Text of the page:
Ford vs Dodge: You Have To Check Out This Epic Tug Of War Battle

Ah yes, a truck vs. tractor tug of war video. Gotta love em’. You always get lots of tire smoke, lots of black diesel smoke, and some one always gets embarrassed at the end. This particular internet gem (video) below features a torque-tastic Dodge Ram 3500 4×4 Dually, and a sturdy old Ford 8600 tractor. Ironically, these two American heavyweights are duking it out in England. Playing tug of war with two vehicles is a heck a lot of fun to watch, but it’s hell on the drivetrains. In order to overcome your opponent, your vehicle has to have more torque, and better traction, which can make for a sound debate and reasoning of the outcome below. Let’s say you do win, the intense strain can severely overheat the transmission fluid / clutch, engine oil, and axle oil. All of which can lead to some serious internal damage and a costly mechanic bill. It goes without saying folks, unless you have a fat wallet and an appetite for destroying your ride, do not try this at home.

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The heat buildup alone can cause significant premature wear to the transmission clutches and bands / clutch plate and throw-out bearing, engine and axle seals, bearings, and gears. The loser could also snap a driveshaft, lockup the transmission, or blow up their engine. It’s a dangerous game to play from a mechanical standpoint. But it sure is fun to watch! So risks aside, place your bet boys, and watch this mechanical pack mule take on the beast of burden in the big blue tractor.

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The Contenders

Wearing red paint, and fighting out of the Dodge truck plant in Warren, Michigan, its the 3rd-Gen 2003-2009 Dodge Ram 3500 4×4 Dually!!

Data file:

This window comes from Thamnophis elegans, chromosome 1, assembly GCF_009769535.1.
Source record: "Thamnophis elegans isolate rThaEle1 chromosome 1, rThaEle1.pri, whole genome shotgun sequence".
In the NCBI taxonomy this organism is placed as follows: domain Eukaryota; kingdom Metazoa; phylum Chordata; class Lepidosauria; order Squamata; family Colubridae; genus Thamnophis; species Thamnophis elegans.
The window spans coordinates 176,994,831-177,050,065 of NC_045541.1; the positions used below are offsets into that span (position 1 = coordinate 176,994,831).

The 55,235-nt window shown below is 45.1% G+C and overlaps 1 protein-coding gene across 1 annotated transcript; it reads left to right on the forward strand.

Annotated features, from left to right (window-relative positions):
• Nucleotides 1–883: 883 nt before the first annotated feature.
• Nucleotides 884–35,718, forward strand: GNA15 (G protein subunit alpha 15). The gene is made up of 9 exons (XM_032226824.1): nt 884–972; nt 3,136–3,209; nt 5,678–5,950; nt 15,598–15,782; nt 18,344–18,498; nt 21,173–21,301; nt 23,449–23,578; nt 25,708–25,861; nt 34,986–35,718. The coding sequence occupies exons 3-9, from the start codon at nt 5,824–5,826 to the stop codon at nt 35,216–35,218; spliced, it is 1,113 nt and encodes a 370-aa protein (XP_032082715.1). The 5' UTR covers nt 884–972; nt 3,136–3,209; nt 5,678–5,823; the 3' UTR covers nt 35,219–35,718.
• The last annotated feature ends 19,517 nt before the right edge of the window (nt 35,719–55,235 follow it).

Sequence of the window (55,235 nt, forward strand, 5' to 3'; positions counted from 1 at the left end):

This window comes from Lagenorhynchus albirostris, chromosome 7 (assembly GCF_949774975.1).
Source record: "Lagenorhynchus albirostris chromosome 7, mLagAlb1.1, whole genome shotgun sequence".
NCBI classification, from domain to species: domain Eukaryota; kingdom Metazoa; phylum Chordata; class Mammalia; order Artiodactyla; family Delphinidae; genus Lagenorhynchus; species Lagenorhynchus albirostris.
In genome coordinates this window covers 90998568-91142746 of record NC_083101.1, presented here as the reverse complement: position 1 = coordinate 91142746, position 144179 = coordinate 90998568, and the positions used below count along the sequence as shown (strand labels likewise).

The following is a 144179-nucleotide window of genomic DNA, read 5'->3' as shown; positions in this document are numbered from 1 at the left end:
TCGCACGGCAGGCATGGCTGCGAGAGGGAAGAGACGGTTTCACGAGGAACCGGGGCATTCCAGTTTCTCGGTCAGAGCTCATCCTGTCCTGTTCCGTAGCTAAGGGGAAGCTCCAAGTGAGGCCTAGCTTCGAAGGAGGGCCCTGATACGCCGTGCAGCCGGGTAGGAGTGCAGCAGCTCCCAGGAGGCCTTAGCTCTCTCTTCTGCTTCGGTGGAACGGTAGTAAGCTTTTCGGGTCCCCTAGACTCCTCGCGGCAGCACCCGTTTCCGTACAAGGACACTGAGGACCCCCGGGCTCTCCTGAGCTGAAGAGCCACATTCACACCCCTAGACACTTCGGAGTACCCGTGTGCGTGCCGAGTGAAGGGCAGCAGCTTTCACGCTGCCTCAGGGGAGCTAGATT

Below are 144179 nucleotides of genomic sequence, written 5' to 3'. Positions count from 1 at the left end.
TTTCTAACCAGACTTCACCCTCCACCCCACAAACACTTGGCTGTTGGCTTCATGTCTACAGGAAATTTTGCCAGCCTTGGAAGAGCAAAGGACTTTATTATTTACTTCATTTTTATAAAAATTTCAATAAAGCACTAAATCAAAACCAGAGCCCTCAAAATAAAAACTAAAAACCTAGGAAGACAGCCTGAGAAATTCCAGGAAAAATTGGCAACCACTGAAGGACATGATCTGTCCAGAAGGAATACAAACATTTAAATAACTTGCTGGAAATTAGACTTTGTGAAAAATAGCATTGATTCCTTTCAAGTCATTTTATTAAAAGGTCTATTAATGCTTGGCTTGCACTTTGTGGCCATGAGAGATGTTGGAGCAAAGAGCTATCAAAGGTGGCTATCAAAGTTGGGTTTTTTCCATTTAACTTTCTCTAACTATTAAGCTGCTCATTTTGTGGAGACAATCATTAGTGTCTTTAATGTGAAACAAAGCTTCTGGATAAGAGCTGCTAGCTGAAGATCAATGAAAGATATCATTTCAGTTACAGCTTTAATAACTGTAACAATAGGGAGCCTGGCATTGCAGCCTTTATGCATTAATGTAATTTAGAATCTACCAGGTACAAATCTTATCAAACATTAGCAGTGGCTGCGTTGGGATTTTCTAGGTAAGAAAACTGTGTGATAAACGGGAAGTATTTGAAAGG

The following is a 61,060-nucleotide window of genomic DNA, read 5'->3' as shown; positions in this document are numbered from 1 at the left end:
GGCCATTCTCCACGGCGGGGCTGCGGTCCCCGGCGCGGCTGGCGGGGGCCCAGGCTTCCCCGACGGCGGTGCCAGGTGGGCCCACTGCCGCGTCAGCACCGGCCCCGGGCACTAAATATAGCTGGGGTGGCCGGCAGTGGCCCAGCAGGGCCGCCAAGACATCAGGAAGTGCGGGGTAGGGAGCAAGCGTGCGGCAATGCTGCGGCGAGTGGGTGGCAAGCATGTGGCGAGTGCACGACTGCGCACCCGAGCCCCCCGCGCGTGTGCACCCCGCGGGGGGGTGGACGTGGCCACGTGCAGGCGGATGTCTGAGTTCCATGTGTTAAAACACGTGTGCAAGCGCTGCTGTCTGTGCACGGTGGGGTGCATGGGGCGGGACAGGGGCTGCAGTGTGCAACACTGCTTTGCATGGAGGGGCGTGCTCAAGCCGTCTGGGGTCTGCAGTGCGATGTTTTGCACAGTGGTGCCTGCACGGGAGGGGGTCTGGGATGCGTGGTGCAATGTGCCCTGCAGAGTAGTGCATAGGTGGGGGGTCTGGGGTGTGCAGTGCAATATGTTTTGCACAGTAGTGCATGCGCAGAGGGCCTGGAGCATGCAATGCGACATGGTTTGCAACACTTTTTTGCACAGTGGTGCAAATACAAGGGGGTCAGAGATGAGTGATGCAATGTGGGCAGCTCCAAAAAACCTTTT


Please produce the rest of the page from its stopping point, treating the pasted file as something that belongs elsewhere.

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from the web

2003-2009 Dodge Ram 3500 4×4 Dually

This mechanical pack mule was designed to pull heavy loads, while carrying heavy loads and transporting up to 6 people to wherever that heavy stuff has to go. Under the hood, pre-2007 models got a Cummins 5.9L straight-6 turbo diesel, making 305-hp and a map altering 555 lb-ft of torque. After 2007, these heavy-duty trucks were fitted with a new 6.7L Cummins diesel, which pumped out 350-hp, and a tractor pullin’ 650 lb-ft of twist. We’re not sure which engine lives in the video truck. But it’s pretty clear that anything with 500+ torques is a beast.
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  • twogun

    The obvious question that needs to be answered is how much weight is in the back of that Dodge truck.

    • danl62

      Looks like the tractor has weights on the front to keep the front down so…..

  • Lynn Henry

    This is an apples/oranges comparison – all about traction. This was on pavement, and the pickup probably has 4-5 times more rubber making contact than those lugs on the tractor. Get off the pavement, and the pickup gets dragged backwards in a cloud of dust and diesel smoke.

    • Wilfred Henseler

      Lynn Henry, you’re absolutely right.

    • Jim Bob

      You do understand the momentum is a HUGE FACTOR!?

    • Bobstinate

      I think the truck is just loaded down. The friction coefficient of the tires is probably about the same. The sliding force would be Weight X CoF. If the motor/drive train of the truck can overcome the tractor’s frictional force, Wt X CoF, then it wins. Vice versa is also true of course. The tractor isn’t that large.

      You’re very right about getting off the pavement. Then, the indentation of the tractor tires into the dirt becomes a factor, along with the consideration of the shear strength of the dirt, and the puny treads of the truck don’t stand a chance.

  • Al Farley

    would not have happened if the dodge didnt already have momentum, try it from stand still and see how any factory truck hold.

    • Wilfred Henseler

      Al Farley–Let the tractor pull the truck before the truck driver puts it in gear and watch the truck burn his tires to the rims.

      • Justin Baker

        first of all, the truck has the advantage of a higher purchase and who knows about the weight in the truck. raising the purchase few inches to level probably will change the outcome. Tractors are made for versatility, There are a ladder of choices of where to hook up from on the tractor. why choose so low unless this is a set up or commercial